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Police discover 2 football fields worth of pot plants

  1. SmokeTwibz

    Chicago police discovered two football fields worth of marijuana plants on the south side Tuesday, one of the city’s biggest marijuana finds of all time.

    Around noon Tuesday, a police chopper heading back to base near Lake Calumet and the Bishop Ford eyeballed a field and called it in. Police on foot and by air walked 200 feet into wetlands to discover a thousand plus healthy pot plants growing. Narcotics detectives found raccoons, rats, pot plants even a makeshift camp but no criminals.

    Police are on the scene protecting their find until evidence technicians can photograph the area and inventory the marijuana, which by early estimates looks like a thousand plants in all.

    Police are even amazed at the audacity of the criminals behind the gargantuan cannabis grow.

    The investigation is ongoing.

    Julie Unruh | WGN News
    8:18 p.m. CDT, October 2, 2012

    Author Bio

    My name is Jason Jones. I'm from Rochester, MN and I'm 35 years old. I scrap metal and work as grounds keeper at a local trailer park. In the winter, I shovel a bunch of driveways and sidewalks to make some extra money and to stay busy. In my free time, I try to find interesting articles about the war on drugs that I can post on Drugs-Forum, so that the information can reach a wider audience.


  1. Calliope
    Unlikely, and Large, Marijuana Crop Is Found in a Chicago Industrial Park

    CHICAGO — Of all the remote hillsides where a patch of marijuana might grow unnoticed, just off a major highway in the nation’s third most populous city hardly seems the place. Yet that was precisely where the authorities this week uncovered a virtual farm of marijuana — plants up to 10 feet tall in perfect rows across a stretch of land the size of two football fields, and all of it within Chicago’s city limits, not far from the Bishop Ford Freeway.

    “I never thought I’d see something like this,” said Edward Graney, a tactical flight officer for the Cook County Sheriff’s Police, who was on a routine helicopter flight over the city on Tuesday when he noticed a glimmer of lime green. Even then, he was doubtful of what he was seeing, and took photographs that would later send a team of officers into the city’s far South Side.

    “When I walked in there to get my head around this, I couldn’t believe how big it was,” he said. “I was in shock. Basically, someone put 1,500 plants in the middle of an industrial park.”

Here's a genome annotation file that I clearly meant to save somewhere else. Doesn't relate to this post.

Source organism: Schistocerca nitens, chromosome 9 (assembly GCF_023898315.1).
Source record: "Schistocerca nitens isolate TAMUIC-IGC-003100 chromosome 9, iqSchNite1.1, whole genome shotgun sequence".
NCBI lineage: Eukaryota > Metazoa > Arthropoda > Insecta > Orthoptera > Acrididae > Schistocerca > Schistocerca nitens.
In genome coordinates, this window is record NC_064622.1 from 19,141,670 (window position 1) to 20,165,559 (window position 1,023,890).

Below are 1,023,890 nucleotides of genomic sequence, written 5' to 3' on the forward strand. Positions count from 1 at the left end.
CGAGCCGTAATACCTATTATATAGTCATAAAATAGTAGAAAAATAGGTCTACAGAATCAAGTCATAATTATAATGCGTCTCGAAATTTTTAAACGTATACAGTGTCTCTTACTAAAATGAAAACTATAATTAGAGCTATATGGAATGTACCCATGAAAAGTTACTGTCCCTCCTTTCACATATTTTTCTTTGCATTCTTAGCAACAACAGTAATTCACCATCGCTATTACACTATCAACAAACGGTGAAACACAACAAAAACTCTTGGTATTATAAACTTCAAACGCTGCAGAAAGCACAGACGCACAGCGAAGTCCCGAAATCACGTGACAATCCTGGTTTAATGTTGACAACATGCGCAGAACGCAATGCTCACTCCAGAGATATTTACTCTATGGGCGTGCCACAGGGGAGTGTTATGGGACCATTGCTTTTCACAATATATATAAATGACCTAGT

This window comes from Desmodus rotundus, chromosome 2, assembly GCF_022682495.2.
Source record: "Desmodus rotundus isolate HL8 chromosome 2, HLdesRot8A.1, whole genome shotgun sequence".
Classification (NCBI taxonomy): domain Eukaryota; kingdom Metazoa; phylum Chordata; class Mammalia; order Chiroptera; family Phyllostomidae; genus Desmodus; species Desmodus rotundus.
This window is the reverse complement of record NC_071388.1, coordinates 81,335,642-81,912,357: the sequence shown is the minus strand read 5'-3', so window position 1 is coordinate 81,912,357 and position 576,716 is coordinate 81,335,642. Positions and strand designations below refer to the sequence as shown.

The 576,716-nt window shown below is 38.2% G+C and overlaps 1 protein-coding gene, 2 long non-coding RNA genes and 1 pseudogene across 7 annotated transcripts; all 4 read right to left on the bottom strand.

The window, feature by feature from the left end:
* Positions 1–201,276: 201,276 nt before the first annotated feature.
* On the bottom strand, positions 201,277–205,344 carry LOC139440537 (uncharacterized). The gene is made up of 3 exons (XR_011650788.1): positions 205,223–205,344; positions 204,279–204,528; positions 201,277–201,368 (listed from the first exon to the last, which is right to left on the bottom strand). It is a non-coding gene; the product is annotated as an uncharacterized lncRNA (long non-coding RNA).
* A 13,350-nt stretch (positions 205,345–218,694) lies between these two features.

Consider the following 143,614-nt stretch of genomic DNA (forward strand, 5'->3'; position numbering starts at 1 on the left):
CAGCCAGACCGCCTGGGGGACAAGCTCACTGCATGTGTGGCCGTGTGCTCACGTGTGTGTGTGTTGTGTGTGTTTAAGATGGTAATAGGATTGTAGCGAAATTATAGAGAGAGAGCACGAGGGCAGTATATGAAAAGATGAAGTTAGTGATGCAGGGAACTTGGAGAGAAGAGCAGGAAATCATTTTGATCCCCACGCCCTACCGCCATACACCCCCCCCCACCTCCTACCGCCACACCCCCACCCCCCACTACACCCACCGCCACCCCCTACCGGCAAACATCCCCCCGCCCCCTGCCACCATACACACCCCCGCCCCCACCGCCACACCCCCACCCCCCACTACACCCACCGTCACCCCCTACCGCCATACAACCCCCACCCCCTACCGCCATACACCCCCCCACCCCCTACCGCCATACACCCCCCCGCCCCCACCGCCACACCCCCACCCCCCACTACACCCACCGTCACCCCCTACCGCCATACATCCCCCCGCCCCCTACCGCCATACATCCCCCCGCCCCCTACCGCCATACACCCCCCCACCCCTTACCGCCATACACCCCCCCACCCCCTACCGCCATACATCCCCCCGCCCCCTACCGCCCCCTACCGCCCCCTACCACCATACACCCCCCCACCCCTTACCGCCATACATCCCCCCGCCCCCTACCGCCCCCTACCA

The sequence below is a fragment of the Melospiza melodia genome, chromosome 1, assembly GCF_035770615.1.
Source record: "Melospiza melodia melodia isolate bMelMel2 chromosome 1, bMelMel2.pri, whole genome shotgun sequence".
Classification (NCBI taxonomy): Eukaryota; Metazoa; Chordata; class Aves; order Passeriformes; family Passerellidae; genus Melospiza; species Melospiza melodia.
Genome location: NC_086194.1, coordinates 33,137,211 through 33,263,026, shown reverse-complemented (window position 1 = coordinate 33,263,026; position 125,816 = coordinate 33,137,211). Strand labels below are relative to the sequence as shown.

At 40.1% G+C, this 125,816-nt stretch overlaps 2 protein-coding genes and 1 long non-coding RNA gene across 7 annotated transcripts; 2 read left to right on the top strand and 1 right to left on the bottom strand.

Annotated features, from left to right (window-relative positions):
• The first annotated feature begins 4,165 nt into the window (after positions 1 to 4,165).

By Thursday, an investigation was under way, though no arrests had been made in connection with the plants, which the authorities described as the city’s largest such discovery outdoors in memory. Marijuana crops are relatively common in rural areas, on public lands and even, at times, hidden in farmers’ fields, but the police here are far more accustomed to finding secret growing operations indoors.

    “This isn’t normal for Chicago,” said Nick Roti, chief of the Chicago Police Department’s bureau of organized crime.

    There were reasons such an elaborate planting, with a street value of $7 million to $10 million, according to the police, could go unnoticed for what is estimated to have been four to six months. Its location, near Stony Island Avenue and 105th Street, while beside a busy highway and not far from a residential neighborhood, is within an industrial area traveled mainly by trucks. And the marijuana plants themselves were surrounded by a perimeter of tall, dense — and legal — plants.

    A makeshift lookout, complete with food and a pile of blankets, was abandoned when the police arrived.

    The crops were not only bulldozed and burned, officials said, but special wood chips were distributed in the area to discourage new plantings. And helicopter officers, accustomed to monitoring car chases and fleeing criminals from above, were certain to keep a special watch on the area.

    “My partner and I were just saying, now every plant looks like dope to us,” Officer Graney said, after his usual helicopter patrol on Thursday.

    Still, if the discovery appeared to be some modern twist on the city’s 19th-century motto, “Urbs in horto” (Latin for “City in a garden”), no one here seemed particularly concerned that a rash of outdoor marijuana operations was now conceivable in Chicago.

    “Frankly, there’s just not many wide open places,” Chief Roti said.


  2. Emin
    Greeeeat. Next time I go to see my dad it's going to be a lot harder finding my stuff.
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